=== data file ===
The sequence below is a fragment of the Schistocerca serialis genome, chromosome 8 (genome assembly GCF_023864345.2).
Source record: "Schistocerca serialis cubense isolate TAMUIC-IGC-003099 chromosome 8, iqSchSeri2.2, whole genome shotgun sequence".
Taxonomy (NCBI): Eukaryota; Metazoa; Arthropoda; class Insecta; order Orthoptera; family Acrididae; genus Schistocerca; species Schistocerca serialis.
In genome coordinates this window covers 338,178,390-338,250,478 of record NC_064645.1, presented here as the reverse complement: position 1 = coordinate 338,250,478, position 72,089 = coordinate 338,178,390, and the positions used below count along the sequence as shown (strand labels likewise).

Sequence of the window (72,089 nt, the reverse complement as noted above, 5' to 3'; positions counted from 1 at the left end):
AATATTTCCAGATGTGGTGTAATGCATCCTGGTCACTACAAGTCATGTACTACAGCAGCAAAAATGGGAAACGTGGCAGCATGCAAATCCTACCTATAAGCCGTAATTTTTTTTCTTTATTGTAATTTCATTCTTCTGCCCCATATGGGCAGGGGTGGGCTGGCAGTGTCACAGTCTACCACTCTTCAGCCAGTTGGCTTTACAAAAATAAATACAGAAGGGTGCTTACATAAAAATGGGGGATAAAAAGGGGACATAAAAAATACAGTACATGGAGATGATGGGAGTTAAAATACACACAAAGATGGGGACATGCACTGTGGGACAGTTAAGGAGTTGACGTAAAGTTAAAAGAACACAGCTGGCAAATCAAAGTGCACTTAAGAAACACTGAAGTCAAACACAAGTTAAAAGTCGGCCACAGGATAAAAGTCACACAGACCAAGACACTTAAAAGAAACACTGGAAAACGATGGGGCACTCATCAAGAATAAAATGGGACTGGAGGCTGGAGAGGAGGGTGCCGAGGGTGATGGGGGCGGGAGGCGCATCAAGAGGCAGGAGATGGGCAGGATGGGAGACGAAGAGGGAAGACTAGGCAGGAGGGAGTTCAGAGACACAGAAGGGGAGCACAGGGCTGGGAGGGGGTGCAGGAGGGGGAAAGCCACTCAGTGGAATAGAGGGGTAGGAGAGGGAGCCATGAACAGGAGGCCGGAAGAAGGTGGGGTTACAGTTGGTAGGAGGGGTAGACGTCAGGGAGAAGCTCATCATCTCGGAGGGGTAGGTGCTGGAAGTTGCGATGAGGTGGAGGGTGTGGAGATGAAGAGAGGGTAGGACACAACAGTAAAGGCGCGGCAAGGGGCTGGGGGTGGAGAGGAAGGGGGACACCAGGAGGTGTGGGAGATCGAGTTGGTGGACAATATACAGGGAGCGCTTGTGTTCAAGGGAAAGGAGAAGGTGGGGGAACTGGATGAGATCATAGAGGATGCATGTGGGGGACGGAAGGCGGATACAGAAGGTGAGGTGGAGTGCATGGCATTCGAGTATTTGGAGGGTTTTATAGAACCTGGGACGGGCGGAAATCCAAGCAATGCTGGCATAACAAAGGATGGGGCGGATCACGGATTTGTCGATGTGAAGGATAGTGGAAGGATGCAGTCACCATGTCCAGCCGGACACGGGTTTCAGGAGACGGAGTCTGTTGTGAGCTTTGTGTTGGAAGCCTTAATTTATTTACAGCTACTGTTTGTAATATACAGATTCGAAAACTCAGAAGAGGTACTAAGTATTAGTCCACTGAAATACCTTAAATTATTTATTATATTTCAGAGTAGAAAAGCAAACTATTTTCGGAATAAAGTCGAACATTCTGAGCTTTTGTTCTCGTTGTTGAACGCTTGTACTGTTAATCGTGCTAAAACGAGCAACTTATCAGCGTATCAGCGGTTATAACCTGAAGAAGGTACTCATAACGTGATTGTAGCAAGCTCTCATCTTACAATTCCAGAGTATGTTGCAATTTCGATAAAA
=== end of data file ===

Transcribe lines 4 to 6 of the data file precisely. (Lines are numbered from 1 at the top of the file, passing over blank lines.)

In genome coordinates this window covers 338,178,390-338,250,478 of record NC_064645.1, presented here as the reverse complement: position 1 = coordinate 338,250,478, position 72,089 = coordinate 338,178,390, and the positions used below count along the sequence as shown (strand labels likewise).

Sequence of the window (72,089 nt, the reverse complement as noted above, 5' to 3'; positions counted from 1 at the left end):
AATATTTCCAGATGTGGTGTAATGCATCCTGGTCACTACAAGTCATGTACTACAGCAGCAAAAATGGGAAACGTGGCAGCATGCAAATCCTACCTATAAGCCGTAATTTTTTTTCTTTATTGTAATTTCATTCTTCTGCCCCATATGGGCAGGGGTGGGCTGGCAGTGTCACAGTCTACCACTCTTCAGCCAGTTGGCTTTACAAAAATAAATACAGAAGGGTGCTTACATAAAAATGGGGGATAAAAAGGGGACATAAAAAATACAGTACATGGAGATGATGGGAGTTAAAATACACACAAAGATGGGGACATGCACTGTGGGACAGTTAAGGAGTTGACGTAAAGTTAAAAGAACACAGCTGGCAAATCAAAGTGCACTTAAGAAACACTGAAGTCAAACACAAGTTAAAAGTCGGCCACAGGATAAAAGTCACACAGACCAAGACACTTAAAAGAAACACTGGAAAACGATGGGGCACTCATCAAGAATAAAATGGGACTGGAGGCTGGAGAGGAGGGTGCCGAGGGTGATGGGGGCGGGAGGCGCATCAAGAGGCAGGAGATGGGCAGGATGGGAGACGAAGAGGGAAGACTAGGCAGGAGGGAGTTCAGAGACACAGAAGGGGAGCACAGGGCTGGGAGGGGGTGCAGGAGGGGGAAAGCCACTCAGTGGAATAGAGGGGTAGGAGAGGGAGCCATGAACAGGAGGCCGGAAGAAGGTGGGGTTACAGTTGGTAGGAGGGGTAGACGTCAGGGAGAAGCTCATCATCTCGGAGGGGTAGGTGCTGGAAGTTGCGATGAGGTGGAGGGTGTGGAGATGAAGAGAGGGTAGGACACAACAGTAAAGGCGCGGCAAGGGGCTGGGGGTGGAGAGGAAGGGGGACACCAGGAGGTGTGGGAGATCGAGTTGGTGGACAATATACAGGGAGCGCTTGTGTTCAAGGGAAAGGAGAAGGTGGGGGAACTGGATGAGATCATAGAGGATGCATGTGGGGGACGGAAGGCGGATACAGAAGGTGAGGTGGAGTGCATGGCATTCGAGTATTTGGAGGGTTTTATAGAACCTGGGACGGGCGGAAATCCAAGCAATGCTGGCATAACAAAGGATGGGGCGGATCACGGATTTGTCGATGTGAAGGATAGTGGAAGGATGCAGTCACCATGTCCAGCCGGACACGGGTTTCAGGAGACGGAGTCTGTTGTGAGCTTTGTGTTGGAAGCCTTAATTTATTTACAGCTACTGTTTGTAATATACAGATTCGAAAACTCAGAAGAGGTACTAAGTATTAGTCCACTGAAATACCTTAAATTATTTATTATATTTCAGAGTAGAAAAGCAAACTATTTTCGGAATAAAGTCGAACATTCTGAGCTTTTGTTCTCGTTGTTGAACGCTTGTACTGTTAATCGTGCTAAAACGAGCAACTTATCAGCGTATCAGCGGTTATAACCTGAAGAAGGTACTCATAACGTGATTGTAGCAAGCTCTCATCTTACAATTCCAGAGTATGTTGCAATTTCGATAAAA